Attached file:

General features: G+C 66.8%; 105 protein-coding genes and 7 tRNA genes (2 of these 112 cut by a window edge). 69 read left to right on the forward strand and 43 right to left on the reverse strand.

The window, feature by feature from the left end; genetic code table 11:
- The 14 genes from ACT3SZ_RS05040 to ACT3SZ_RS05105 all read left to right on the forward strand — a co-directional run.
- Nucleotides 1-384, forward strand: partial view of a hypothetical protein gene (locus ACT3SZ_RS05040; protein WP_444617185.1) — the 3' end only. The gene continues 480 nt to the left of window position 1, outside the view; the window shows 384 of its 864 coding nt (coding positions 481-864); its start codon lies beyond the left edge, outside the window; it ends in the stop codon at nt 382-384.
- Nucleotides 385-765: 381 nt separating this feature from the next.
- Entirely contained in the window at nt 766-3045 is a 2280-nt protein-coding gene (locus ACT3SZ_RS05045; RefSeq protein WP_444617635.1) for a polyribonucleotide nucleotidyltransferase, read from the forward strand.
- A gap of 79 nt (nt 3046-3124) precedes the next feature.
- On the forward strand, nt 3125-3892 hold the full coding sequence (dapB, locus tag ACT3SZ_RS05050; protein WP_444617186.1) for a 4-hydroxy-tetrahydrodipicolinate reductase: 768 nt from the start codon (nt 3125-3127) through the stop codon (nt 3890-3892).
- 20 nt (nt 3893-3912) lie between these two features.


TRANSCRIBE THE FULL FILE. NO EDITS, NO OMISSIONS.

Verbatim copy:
General features: G+C 66.8%; 105 protein-coding genes and 7 tRNA genes (2 of these 112 cut by a window edge). 69 read left to right on the forward strand and 43 right to left on the reverse strand.

The window, feature by feature from the left end; genetic code table 11:
- The 14 genes from ACT3SZ_RS05040 to ACT3SZ_RS05105 all read left to right on the forward strand — a co-directional run.
- Nucleotides 1-384, forward strand: partial view of a hypothetical protein gene (locus ACT3SZ_RS05040; protein WP_444617185.1) — the 3' end only. The gene continues 480 nt to the left of window position 1, outside the view; the window shows 384 of its 864 coding nt (coding positions 481-864); its start codon lies beyond the left edge, outside the window; it ends in the stop codon at nt 382-384.
- Nucleotides 385-765: 381 nt separating this feature from the next.
- Entirely contained in the window at nt 766-3045 is a 2280-nt protein-coding gene (locus ACT3SZ_RS05045; RefSeq protein WP_444617635.1) for a polyribonucleotide nucleotidyltransferase, read from the forward strand.
- A gap of 79 nt (nt 3046-3124) precedes the next feature.
- On the forward strand, nt 3125-3892 hold the full coding sequence (dapB, locus tag ACT3SZ_RS05050; protein WP_444617186.1) for a 4-hydroxy-tetrahydrodipicolinate reductase: 768 nt from the start codon (nt 3125-3127) through the stop codon (nt 3890-3892).
- 20 nt (nt 3893-3912) lie between these two features.